In 1995, cartoonist Garry Trudeau coined the term “egg freckles” as a way of poking fun at the performance issues facing the Apple Newton, the now infamous personal digital assistant which was at that time the technology company’s flagship product.
Whether this was a deliberate attack on Apple is debatable, Trudeau later insisted it was a satire on ‘boys and their toys’. But the damage was done. The Newton was already struggling to take off and, even if it was inadvertent, the week-long cartoon series sealed its fate. Steve Jobs returned to Apple and stopped production – coining a number of now famous phases in the process:
“God gave us ten styluses, let’s not invent another.” – Steve Jobs on the Apple Newton
Fail but push forward
So, did the failure of the Apple Newton destroy the company? Clearly not. Looking back, it was a technology ahead of its time. Handheld personal technology existed but the digital tools to make it a streamlined user experience did not. Twelve years later the iPhone was launched with its intuitive touch-screen and the rest is history.
Apple is an example of a company which failed but didn’t give up. It moved on, refined its approach, improved its R&D and eventually launched the product its customers deserved. In short, Apple failed forward. My rallying cry as we move into a truly digitally-led age and business of all sectors and sizes begin the path to digital transformation: do the same.
No business will undergo digital transformation without making any mistakes. Even if an organisation has the best possible strategy in place, there will be stumbling blocks on the road to success. In the grand scheme of ICT, digitalisation is a relatively new concept and the technologies themselves innovative. It is only natural that it will experience teething problems as it becomes commonplace across a business. When you consider our recent study showed 76% of businesses want to move faster towards digital, but only 20% strongly agreed they have a clear digital strategy and 36% say their business shares a common view of digital priorities, you can see the problem.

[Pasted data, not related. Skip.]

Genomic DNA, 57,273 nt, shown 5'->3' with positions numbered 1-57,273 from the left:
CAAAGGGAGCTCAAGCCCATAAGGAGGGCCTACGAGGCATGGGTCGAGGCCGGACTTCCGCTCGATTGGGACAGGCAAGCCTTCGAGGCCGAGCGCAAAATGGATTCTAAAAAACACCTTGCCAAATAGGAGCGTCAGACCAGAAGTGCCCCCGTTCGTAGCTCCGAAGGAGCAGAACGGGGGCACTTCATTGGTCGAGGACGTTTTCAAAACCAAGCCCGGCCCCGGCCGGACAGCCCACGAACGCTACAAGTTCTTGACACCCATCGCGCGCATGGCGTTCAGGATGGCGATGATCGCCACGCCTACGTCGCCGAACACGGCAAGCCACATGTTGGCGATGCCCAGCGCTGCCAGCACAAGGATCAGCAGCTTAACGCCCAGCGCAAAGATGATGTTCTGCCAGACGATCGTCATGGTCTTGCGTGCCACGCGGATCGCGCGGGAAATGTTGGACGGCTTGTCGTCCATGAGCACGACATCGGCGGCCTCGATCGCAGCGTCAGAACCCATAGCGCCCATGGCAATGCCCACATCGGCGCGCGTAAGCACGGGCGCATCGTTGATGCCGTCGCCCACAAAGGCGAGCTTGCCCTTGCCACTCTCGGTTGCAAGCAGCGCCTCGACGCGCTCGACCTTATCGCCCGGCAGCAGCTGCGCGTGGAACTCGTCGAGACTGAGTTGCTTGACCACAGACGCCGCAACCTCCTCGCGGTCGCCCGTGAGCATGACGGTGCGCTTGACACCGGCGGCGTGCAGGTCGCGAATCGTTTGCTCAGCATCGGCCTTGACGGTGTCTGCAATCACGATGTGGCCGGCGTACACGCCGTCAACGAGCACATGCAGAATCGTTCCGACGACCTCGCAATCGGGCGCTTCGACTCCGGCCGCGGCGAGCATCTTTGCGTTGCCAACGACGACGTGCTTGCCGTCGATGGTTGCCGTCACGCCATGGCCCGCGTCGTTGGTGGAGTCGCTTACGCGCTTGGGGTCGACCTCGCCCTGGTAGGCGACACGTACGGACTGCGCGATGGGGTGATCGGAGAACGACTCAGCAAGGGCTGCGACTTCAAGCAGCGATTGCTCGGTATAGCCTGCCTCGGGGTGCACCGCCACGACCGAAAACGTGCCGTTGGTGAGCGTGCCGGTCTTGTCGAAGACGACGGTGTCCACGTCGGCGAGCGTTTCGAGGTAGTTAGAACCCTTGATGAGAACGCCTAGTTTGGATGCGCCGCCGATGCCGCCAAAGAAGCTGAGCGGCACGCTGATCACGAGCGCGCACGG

Pressure to digitalise faster + lack of clear strategy + competing priorities = hurdles ahead
For example imagine a financial services organisation seeking to digitalise its front and back-end – perhaps it is launching a mobile app for customers and then also moving to a cloud model for internal staff-used systems. These kinds of multifaceted digital projects will require the input, assistance, time and collaboration of the following: the board of director, marketing, sales, customer service, IT, finance, HR, payroll and PR. With so many different teams working together, it’s extremely unlikely they’ll get everything right first time.
That is by no means an exhaustive list. My point is that there are always going to be problems but the key is to try following three simple rules:
- Plan for any issues as much as a business can
- Communicate and work as a team
- And then to be agile enough to adapt when things go wrong
If a business has planned effectively, they will spot many potential crunch points in the digitalisation process and will be able to work around them as much as possible. This should mean that a failure of one part of the process won’t hugely impact the company financially.
From here, it will be the responsibility of the board and the team leading on that specific digital project to reconvene, rethink and revise the plan – or, to fail forward, fast. The ability to switch strategy or perhaps just change part of it can define a business’ digital success.
No-one remembers Apple for the Newton.
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